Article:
83 found
Order:
Disambiguations
Kevin C. Elliott [48]Kevin Elliott [25]Kevin J. Elliott [6]Kevin Christopher Elliott [4]
See also
  1.  55
    A Tapestry of Values: An Introduction to Values in Science.Kevin Christopher Elliott - 2017 - New York, US: Oxford University Press USA.
    The role of values in scientific research has become an important topic of discussion in both scholarly and popular debates. Pundits across the political spectrum worry that research on topics like climate change, evolutionary theory, vaccine safety, and genetically modified foods has become overly politicized. At the same time, it is clear that values play an important role in science by limiting unethical forms of research and by deciding what areas of research have the greatest relevance for society. Deciding how (...)
    Direct download (3 more)  
     
    Export citation  
     
    Bookmark   84 citations  
  2. Nonepistemic Values and the Multiple Goals of Science.Kevin C. Elliott & Daniel J. McKaughan - 2014 - Philosophy of Science 81 (1):1-21.
    Recent efforts to argue that nonepistemic values have a legitimate role to play in assessing scientific models, theories, and hypotheses typically either reject the distinction between epistemic and nonepistemic values or incorporate nonepistemic values only as a secondary consideration for resolving epistemic uncertainty. Given that scientific representations can legitimately be evaluated not only based on their fit with the world but also with respect to their fit with the needs of their users, we show in two case studies that nonepistemic (...)
    Direct download (7 more)  
     
    Export citation  
     
    Bookmark   101 citations  
  3.  34
    Exploring Inductive Risk: Case Studies of Values in Science.Kevin Christopher Elliott & Ted Richards (eds.) - 2017 - New York: Oup Usa.
    This book brings together eleven case studies of inductive risk-the chance that scientific inference is incorrect-that range over a wide variety of scientific contexts and fields. The chapters are designed to illustrate the pervasiveness of inductive risk, assist scientists and policymakers in responding to it, and productively move theoretical discussions of the topic forward.
    Direct download  
     
    Export citation  
     
    Bookmark   31 citations  
  4. A Taxonomy of Transparency in Science.Kevin C. Elliott - 2022 - Canadian Journal of Philosophy 52 (3):342-355.
    Both scientists and philosophers of science have recently emphasized the importance of promoting transparency in science. For scientists, transparency is a way to promote reproducibility, progress, and trust in research. For philosophers of science, transparency can help address the value-ladenness of scientific research in a responsible way. Nevertheless, the concept of transparency is a complex one. Scientists can be transparent about many different things, for many different reasons, on behalf of many different stakeholders. This paper proposes a taxonomy that clarifies (...)
    No categories
    Direct download (2 more)  
     
    Export citation  
     
    Bookmark   17 citations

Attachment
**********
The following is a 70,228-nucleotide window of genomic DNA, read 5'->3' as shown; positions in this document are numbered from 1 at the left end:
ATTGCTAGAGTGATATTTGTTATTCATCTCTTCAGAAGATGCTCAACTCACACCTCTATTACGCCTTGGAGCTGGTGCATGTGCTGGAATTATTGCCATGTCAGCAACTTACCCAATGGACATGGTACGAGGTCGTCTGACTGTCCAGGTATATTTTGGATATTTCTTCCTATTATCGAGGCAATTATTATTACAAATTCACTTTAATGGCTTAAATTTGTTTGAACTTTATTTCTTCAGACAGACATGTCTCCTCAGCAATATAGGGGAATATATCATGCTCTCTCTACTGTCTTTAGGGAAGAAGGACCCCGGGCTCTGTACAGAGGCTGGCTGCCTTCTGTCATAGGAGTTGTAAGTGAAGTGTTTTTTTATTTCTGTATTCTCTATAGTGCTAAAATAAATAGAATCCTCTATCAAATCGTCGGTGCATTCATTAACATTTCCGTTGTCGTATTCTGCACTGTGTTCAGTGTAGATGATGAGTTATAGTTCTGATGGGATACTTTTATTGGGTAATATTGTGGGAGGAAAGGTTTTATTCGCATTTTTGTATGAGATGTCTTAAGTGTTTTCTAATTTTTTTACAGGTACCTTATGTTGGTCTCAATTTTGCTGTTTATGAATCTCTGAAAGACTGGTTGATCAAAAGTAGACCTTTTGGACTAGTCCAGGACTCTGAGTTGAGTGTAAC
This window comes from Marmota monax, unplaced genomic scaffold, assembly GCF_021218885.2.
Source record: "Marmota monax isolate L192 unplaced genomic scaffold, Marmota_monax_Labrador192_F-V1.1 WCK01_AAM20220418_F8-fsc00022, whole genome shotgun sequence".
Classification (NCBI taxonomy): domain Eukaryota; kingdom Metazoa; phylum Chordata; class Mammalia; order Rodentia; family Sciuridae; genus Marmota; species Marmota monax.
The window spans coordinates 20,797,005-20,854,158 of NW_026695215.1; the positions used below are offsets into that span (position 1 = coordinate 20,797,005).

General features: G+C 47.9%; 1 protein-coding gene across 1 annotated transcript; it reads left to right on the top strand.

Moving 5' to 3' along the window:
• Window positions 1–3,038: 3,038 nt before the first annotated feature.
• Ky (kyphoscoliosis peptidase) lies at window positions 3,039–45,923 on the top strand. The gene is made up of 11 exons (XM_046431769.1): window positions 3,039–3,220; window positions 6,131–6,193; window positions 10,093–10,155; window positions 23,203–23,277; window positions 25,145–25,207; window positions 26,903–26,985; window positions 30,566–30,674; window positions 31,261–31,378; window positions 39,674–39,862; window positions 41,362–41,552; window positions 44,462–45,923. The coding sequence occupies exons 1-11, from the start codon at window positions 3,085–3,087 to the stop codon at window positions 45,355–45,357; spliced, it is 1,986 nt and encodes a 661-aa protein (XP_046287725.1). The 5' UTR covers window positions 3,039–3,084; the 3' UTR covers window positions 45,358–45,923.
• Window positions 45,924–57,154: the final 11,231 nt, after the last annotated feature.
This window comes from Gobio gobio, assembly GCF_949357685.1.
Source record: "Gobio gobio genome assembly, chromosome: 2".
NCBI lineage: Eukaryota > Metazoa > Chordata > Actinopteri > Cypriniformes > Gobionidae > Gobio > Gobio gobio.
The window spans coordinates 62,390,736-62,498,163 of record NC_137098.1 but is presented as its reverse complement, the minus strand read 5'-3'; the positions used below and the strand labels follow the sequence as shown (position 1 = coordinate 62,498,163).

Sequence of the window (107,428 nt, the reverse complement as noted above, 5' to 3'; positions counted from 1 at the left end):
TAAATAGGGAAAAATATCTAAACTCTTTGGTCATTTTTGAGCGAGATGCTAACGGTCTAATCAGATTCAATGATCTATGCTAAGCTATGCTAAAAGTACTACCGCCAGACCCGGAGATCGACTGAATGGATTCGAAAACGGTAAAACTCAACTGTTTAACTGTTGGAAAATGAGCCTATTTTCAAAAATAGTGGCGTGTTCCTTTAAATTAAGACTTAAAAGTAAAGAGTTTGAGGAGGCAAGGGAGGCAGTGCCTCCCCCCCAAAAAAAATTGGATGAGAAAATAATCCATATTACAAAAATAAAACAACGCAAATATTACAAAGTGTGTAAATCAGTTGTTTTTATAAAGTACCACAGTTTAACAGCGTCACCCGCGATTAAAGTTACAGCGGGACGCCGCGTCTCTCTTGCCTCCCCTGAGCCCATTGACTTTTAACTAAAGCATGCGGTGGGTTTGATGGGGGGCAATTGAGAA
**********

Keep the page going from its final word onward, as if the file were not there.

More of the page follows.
5.  72
    Is a Little Pollution Good for You? Incorporating Societal Values in Environmental Research.Kevin Christopher Elliott - 2010 - , US: Oup Usa.
    Could low-level exposure to polluting chemicals be analogous to exercise -- a beneficial source of stress that strengthens the body? Some scientists studying the phenomenon of hormesis claim that that this may be the case.s A Little Pollution Good For You? critically examines the current evidence for hormesis.
    Direct download (2 more)  
     
    Export citation  
     
    Bookmark   52 citations  
  6. Douglas on values: From indirect roles to multiple goals.Kevin C. Elliott - 2013 - Studies in History and Philosophy of Science Part A 44 (3):375-383.
    In recent papers and a book, Heather Douglas has expanded on the well-known argument from inductive risk, thereby launching an influential contemporary critique of the value-free ideal for science. This paper distills Douglas’s critique into four major claims. The first three claims provide a significant challenge to the value-free ideal for science. However, the fourth claim, which delineates her positive proposal to regulate values in science by distinguishing direct and indirect roles for values, is ambiguous between two interpretations, and both (...)
    Direct download (5 more)  
     
    Export citation  
     
    Bookmark   37 citations  
  7.  73
    The promise and perils of industry‐funded science.Bennett Holman & Kevin C. Elliott - 2018 - Philosophy Compass 13 (11).
    Private companies provide by far the most funding for scientific research and development. Nevertheless, relatively little attention has been paid to the dynamics of industry‐funded research by philosophers of science. This paper addresses this gap by providing an overview of the major strengths and weaknesses of industry research funding, together with the existing recommendations for addressing the weaknesses. It is designed to provide a starting point for future philosophical work that explores the features of industry‐funded research, avenues for addressing concerns, (...)